After just seven games in Columbus, Finnish forward Mikko Koivu today announced his retirement from hockey after fifteen NHL seasons, noting his level of play was not up to his standard, just a month shy of his 38th birthday.
A Turku native, Koivu joined his hometown TPS as a junior player in 1997, joining the senior squad in 2000 and staying until 2004, winning the Liiga championship in 2001. The 6th overall pick of Minnesota in the 2001 NHL Draft, Koivu jumped to North America in 2004, joining the Wild full time in 2005, where he would spend the next fifteen seasons in the State of Hockey, capturing most franchise records and serving as the first full-time captain in team history from 2009 onwards. However, due to a history of injuries, and his contract in Minnesota expiring, Koivu signed with the Blue Jackets in 2020, but after just seven games and two points, decided his body was not up to playing levels any further, and announced his sudden retirement. Professionally, Koivu retires with 206 goals and 711 points in 1035 career NHL games, along with 28 points in 59 playoff games, along with 68 points in 161 Liiga games.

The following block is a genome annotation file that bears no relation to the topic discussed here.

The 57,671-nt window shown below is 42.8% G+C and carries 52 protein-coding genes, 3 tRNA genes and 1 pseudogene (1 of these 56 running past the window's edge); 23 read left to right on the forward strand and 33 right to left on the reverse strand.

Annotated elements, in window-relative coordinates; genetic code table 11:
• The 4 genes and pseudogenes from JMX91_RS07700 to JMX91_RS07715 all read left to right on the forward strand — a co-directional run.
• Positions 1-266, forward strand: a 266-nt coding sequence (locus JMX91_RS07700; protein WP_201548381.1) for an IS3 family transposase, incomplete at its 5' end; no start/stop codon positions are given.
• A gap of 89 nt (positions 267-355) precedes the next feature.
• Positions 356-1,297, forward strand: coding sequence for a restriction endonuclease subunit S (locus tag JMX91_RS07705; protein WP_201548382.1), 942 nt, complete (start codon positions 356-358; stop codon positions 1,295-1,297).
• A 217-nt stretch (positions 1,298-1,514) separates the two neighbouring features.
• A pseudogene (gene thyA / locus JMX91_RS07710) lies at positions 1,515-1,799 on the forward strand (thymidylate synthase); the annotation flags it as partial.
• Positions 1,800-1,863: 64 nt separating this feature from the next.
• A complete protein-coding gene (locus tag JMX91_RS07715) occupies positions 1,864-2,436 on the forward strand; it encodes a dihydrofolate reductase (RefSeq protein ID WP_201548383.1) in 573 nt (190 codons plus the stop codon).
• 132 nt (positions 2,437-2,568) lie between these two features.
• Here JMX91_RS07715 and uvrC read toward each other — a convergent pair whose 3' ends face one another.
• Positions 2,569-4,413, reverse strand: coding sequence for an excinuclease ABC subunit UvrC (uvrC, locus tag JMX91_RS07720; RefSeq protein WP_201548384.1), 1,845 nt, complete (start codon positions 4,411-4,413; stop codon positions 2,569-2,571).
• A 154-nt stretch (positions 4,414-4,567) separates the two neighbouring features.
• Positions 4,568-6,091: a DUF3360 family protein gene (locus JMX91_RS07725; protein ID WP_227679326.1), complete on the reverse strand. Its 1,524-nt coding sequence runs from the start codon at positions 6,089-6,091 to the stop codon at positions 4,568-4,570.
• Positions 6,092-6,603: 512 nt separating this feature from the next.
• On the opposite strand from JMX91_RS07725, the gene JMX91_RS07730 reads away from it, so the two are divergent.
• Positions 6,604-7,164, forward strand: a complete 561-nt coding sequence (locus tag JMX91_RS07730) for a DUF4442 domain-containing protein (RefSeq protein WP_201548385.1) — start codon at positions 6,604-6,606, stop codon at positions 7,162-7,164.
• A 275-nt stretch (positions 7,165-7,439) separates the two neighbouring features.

Koivu, the younger brother of Leijonat legend Saku, first joined the junior ranks of the national team at the 2000 World Under-18 championships, winning Gold, followed by two trips to the World Juniors, winning Silver in 2001 and Bronze in 2002. Koivu made his senior debut on the grand stage of the 2004 World Cup Of Hockey, going on to play at six World Championships (2006-08, 2011-12, 2016), two Olympics (2006-10), and both the 2004 and 2016 World Cups. Koivu would win his only other Gold as captain of the Leijonat at the 2011 World Championships, capturing Silver at the 2004 World Cup, 2006 Olympics and 2007 and 2016 World Championships, and Bronze at the World Championships in 2006 and 2008, and Olympics in 2010. Koivu retires with 51 points in 77 career senior games, and 18 points in 27 junior games.
Over his seventeen year career with the Leijonat, Koivu captured the IHLC six times in total, the first coming at the 2001 World Juniors, and the last at his final World Championships in 2016. We wish Mikko and his family the very best for his retirement and the things to come!